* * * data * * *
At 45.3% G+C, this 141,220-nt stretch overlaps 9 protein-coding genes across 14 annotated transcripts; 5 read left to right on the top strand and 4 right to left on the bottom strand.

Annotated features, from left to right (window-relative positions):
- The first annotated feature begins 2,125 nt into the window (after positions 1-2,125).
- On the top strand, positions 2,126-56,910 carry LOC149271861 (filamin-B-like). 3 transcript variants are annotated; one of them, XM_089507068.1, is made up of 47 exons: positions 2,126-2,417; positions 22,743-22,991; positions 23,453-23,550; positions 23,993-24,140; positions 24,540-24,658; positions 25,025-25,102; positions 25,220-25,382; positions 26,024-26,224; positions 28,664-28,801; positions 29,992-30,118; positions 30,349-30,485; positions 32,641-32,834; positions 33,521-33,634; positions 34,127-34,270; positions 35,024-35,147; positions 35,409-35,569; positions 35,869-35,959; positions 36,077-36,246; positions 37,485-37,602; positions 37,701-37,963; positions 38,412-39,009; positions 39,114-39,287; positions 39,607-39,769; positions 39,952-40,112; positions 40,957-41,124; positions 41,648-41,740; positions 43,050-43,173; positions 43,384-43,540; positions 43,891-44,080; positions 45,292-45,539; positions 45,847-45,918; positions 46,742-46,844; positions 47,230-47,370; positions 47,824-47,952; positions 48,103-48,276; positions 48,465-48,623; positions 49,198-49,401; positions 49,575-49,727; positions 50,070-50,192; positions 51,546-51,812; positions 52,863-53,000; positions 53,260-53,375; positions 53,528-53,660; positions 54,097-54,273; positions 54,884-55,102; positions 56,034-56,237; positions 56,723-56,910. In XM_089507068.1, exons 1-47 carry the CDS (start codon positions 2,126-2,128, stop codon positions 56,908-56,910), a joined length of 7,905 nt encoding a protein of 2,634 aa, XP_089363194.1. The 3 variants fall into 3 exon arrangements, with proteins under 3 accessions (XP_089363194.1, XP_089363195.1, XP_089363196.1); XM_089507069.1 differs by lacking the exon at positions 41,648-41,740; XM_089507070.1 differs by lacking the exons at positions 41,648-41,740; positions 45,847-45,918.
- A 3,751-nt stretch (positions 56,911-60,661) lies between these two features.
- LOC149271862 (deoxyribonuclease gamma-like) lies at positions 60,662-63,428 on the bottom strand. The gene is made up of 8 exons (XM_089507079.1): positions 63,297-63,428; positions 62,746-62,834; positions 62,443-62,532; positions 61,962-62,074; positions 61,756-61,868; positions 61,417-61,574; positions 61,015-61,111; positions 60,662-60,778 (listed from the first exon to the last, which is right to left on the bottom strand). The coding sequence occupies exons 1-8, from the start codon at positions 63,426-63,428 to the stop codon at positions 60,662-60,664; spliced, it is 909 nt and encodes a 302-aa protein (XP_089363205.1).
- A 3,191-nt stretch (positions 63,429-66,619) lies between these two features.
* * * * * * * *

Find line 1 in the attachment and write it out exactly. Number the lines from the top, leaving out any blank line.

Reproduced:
At 45.3% G+C, this 141,220-nt stretch overlaps 9 protein-coding genes across 14 annotated transcripts; 5 read left to right on the top strand and 4 right to left on the bottom strand.